Friday, September 22, 2023

A Wild Irish Girl on a motorcycle

Poster of woman riding a motorcycle.
I purchased this poster at the National Motorcycle Museum.

 Tucked away in the small town of Anamosa, Iowa, the National Motorcycle Museum was, until this month, an astonishingly vast and important collection of rare and splendid motorcycles, bicycles, memorabilia and art. 

The brainchild of collector and businessman John Parham, the museum was a jewel hidden in the cornfields. Its location was simultaneously intriguing and daunting. Away from the population centers it could never attract the kind of visitation a non-profit museum requires. 

Blogger Jorge Pullin visited, commenting that it was a three-plane nightmare that cost as much as a trip to Europe. 

The museum closed Sept. 4, 2023 and its remaining 300 motorcycles and 6,000 related but incredibly varied items were auctioned off Sept. 6-9. 

I only visited the museum once, wondering simultaneously what it and I were doing in a place as isolated as Anamosa, Iowa.

I was there with my wife, her brother and their mother on a mission to track down their family history. A stop at the motorcycle museum was a treat for me.

It was just too much to take in (watch the video to see what I mean).

But I did take away memories, a museum T-shirt, and a copy of a poster I spotted on the wall entitled "A Wild Irish Girl."

The brave girl depicted in the poster reminded me of the brave woman I married.

It's also a stirring image of a motorcycle at speed, evocative of early 20th Century models.

It's shown with an acetylene headlight, common on the very earliest motorcycles, but the gas tank is more rounded than on the early "flat tank" motorcycles.

Online references occasionally suggest that it illustrated the book "A Wild Irish Girl" by Elizabeth Thomasina Meade Smith, who wrote under the name L.T. Meade. (Note that the source refers to the book as "The Wild Irish Girl," but images of the book show that the title was "A Wild Irish Girl," as in my poster.)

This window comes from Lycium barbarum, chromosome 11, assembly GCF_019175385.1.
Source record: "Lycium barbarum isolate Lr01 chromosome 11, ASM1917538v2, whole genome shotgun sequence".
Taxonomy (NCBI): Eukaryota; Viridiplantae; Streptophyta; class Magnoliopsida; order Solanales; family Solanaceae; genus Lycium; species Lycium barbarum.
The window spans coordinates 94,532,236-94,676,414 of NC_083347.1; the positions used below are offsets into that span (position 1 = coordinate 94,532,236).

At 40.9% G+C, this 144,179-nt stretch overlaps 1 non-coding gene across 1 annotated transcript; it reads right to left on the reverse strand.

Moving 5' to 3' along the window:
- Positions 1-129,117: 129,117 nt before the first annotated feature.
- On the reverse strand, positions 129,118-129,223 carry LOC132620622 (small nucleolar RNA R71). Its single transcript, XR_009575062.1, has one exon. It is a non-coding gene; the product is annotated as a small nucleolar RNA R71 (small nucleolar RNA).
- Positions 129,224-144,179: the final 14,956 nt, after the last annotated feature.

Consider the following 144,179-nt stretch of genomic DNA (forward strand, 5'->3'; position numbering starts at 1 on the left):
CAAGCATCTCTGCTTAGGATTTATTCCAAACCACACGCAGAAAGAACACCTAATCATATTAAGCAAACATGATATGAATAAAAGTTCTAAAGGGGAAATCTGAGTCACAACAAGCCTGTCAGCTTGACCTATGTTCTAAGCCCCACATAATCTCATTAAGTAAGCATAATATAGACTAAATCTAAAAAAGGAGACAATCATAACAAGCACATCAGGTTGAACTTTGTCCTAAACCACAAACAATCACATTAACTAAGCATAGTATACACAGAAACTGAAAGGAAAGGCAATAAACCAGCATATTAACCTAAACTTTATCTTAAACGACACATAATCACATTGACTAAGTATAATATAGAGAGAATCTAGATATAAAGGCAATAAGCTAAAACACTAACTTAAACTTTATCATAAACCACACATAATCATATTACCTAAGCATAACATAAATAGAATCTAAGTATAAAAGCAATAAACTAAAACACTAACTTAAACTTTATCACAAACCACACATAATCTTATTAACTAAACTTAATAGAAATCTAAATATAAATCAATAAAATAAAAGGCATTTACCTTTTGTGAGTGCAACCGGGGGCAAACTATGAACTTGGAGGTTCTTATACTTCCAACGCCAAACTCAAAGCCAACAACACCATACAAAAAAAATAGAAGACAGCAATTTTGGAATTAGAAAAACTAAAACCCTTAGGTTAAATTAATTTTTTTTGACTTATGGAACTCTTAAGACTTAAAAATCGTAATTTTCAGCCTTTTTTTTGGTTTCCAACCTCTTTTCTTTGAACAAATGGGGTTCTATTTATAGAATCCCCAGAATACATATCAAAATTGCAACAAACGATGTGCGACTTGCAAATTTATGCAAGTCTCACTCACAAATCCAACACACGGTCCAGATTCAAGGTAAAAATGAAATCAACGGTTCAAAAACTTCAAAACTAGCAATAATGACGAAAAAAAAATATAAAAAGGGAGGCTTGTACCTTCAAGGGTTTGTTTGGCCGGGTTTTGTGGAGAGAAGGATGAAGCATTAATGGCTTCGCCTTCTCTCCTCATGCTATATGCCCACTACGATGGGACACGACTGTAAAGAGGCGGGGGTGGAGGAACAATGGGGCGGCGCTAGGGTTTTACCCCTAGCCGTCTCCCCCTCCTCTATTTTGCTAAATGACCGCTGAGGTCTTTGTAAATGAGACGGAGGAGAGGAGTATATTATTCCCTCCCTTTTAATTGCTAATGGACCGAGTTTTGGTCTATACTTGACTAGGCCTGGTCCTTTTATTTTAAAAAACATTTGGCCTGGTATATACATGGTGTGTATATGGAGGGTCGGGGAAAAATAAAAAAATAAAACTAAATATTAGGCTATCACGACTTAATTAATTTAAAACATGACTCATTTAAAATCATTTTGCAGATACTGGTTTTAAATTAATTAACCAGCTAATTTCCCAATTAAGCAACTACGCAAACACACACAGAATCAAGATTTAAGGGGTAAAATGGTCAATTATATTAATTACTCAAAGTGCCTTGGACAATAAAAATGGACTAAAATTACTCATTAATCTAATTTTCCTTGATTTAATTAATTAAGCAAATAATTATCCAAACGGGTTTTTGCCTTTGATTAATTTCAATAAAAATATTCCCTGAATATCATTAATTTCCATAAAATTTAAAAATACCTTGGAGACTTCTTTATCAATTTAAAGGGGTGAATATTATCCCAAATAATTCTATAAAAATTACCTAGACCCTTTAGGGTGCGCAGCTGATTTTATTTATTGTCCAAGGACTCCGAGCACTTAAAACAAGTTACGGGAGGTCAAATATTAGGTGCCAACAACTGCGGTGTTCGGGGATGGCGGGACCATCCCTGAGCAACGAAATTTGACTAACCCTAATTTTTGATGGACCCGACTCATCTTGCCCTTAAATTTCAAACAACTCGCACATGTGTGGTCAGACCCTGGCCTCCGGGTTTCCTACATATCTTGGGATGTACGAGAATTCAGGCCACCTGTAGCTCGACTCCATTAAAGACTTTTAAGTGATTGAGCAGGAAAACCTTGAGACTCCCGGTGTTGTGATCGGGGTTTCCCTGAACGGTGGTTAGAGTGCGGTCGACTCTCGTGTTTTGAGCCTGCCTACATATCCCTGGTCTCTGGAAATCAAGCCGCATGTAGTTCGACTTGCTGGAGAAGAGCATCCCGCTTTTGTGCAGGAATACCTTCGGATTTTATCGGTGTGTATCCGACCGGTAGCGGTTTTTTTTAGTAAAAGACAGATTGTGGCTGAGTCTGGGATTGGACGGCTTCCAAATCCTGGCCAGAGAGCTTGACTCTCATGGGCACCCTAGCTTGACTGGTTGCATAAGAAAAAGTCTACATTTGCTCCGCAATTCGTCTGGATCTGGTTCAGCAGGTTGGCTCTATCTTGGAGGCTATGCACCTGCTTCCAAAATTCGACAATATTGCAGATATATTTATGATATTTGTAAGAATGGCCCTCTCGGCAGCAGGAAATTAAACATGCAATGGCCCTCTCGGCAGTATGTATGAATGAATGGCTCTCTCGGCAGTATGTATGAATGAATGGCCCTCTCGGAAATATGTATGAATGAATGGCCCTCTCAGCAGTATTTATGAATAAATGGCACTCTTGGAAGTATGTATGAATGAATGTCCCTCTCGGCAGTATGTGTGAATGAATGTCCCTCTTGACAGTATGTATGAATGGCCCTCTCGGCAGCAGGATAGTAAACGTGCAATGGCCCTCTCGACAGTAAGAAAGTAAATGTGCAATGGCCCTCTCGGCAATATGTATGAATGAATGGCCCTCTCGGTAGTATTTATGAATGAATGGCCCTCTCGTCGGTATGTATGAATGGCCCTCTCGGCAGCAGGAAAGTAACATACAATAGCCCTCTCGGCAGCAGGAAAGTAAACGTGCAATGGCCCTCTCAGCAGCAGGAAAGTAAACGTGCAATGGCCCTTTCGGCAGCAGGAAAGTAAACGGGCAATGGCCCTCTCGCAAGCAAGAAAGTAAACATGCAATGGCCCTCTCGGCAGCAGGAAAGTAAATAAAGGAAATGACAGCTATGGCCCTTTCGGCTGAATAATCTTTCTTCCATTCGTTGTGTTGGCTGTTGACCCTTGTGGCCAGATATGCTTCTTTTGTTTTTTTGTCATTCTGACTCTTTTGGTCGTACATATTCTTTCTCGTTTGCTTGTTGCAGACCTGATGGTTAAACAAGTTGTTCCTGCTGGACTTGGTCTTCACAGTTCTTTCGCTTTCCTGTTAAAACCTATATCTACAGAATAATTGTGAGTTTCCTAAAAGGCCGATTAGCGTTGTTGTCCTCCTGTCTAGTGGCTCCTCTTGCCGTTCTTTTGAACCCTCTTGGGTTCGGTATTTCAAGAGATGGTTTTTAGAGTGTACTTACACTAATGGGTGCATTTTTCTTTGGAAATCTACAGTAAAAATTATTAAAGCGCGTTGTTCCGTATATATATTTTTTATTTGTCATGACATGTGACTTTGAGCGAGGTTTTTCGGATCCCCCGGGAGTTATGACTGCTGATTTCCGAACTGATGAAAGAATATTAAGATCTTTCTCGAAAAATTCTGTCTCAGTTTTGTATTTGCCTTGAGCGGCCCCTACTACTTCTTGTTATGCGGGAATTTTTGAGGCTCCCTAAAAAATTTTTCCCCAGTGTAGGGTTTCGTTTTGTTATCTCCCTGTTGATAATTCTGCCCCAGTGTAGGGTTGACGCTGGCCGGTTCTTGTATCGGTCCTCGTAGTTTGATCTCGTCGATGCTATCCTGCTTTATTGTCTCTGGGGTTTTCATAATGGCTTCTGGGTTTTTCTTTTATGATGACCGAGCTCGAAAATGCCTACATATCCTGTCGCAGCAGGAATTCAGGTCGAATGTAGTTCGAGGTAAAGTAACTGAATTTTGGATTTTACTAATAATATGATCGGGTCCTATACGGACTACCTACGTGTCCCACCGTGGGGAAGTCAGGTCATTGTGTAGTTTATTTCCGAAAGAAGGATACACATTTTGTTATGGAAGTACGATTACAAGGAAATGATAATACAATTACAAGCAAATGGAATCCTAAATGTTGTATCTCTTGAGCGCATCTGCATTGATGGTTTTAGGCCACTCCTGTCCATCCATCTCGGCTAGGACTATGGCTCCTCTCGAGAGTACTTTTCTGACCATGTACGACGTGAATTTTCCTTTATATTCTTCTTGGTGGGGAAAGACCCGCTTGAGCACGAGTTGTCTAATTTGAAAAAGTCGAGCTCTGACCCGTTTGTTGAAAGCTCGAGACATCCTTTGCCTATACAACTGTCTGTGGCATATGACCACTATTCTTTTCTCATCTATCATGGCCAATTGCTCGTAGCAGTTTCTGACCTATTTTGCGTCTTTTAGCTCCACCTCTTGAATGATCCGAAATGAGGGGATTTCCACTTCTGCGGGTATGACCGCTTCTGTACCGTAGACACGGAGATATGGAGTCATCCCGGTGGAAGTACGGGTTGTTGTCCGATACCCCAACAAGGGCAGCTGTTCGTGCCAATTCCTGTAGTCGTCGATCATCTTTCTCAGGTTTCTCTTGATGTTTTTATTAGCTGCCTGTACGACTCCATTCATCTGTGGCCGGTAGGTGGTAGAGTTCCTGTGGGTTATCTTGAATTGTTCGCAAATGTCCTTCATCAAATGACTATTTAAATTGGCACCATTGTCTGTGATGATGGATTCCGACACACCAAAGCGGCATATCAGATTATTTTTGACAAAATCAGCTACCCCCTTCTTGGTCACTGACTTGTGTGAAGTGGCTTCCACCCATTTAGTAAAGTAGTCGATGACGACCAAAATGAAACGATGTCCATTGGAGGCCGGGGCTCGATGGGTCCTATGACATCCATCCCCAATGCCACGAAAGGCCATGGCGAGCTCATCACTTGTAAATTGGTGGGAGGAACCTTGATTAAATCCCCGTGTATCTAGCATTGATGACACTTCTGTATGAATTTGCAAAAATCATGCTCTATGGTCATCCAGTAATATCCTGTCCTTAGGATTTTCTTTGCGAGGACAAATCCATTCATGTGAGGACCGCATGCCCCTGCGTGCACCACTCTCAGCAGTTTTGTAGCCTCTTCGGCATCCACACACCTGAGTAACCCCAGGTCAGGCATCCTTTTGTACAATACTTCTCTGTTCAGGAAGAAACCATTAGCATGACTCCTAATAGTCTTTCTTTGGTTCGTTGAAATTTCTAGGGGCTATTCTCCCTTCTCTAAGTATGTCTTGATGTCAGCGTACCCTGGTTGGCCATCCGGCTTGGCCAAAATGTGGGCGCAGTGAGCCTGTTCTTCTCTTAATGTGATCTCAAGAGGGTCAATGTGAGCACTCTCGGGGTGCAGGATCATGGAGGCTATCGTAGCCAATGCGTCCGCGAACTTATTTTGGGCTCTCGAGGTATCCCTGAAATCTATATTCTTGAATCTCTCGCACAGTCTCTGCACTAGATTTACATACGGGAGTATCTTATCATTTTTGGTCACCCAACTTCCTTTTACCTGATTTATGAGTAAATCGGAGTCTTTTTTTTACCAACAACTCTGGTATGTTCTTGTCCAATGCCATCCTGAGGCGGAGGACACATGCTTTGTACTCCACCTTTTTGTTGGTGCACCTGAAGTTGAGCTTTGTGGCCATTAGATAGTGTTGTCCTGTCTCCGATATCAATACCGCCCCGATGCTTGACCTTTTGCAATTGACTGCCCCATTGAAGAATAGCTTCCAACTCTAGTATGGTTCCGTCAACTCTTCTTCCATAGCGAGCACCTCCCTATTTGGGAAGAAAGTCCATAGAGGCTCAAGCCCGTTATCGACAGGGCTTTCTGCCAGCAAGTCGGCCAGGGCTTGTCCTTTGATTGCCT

However, that is a 1910 book, and photos of the book itself show a cover with a much more restrained portrait of a girl.

There is more than one version of the book cover online; could the girl on the motorcycle be from a later edition unknown to Google Image Search?

 I don't think so. Meade's book can be read online, and, while it is an amusing story of an attractive, independent, and stubborn 15-year-old girl, it does not contain the word "motorcycle." Or even "cycle." Or "moto."

Traffic is often referred to as including "motors," but this is obviously meant to mean automobiles. Patricia, the girl in question, and one of strong opinions, professes to "hate motors."

So, that's not it.

My copy of the poster shows no indication of an author's name (again suggesting it is not a book or magazine cover), or any artist's signature. 

L.T. Meade's book was written for young people. A more adult book, "The Wild Irish Girl," by Sydney Owenson, appeared in 1806. Politically controversial for promoting both Irish and female independence, it contained (of course, in 1806) no motorcycles.

So where did the image of the girl on the motorcycle originate? The only clue is the words "A Wild Irish Girl."

The phrase "wild Irish girl" has been around probably as long as Irish girls.

Mid-16th Century England denied citizenship to the people of the "wild Irish nation."

"The term would be appropriated by the Irish themselves in latter years, depriving it of its sting," one source notes.

There's no doubt the daring Irish girl on the motorcycle is depicted as an example of bravery. She appears to me to be fleeing, either in desperation or determination. Her goal is more important to her than the impending crash.

She's riding that motorcycle "like she stole it."

The museum's framed copy of the poster I have was to be auctioned off in company other posters of women motorcyclists, as Lot 366.

Mine is not for sale.

No comments:

Post a Comment

Follow royalenfields on Twitter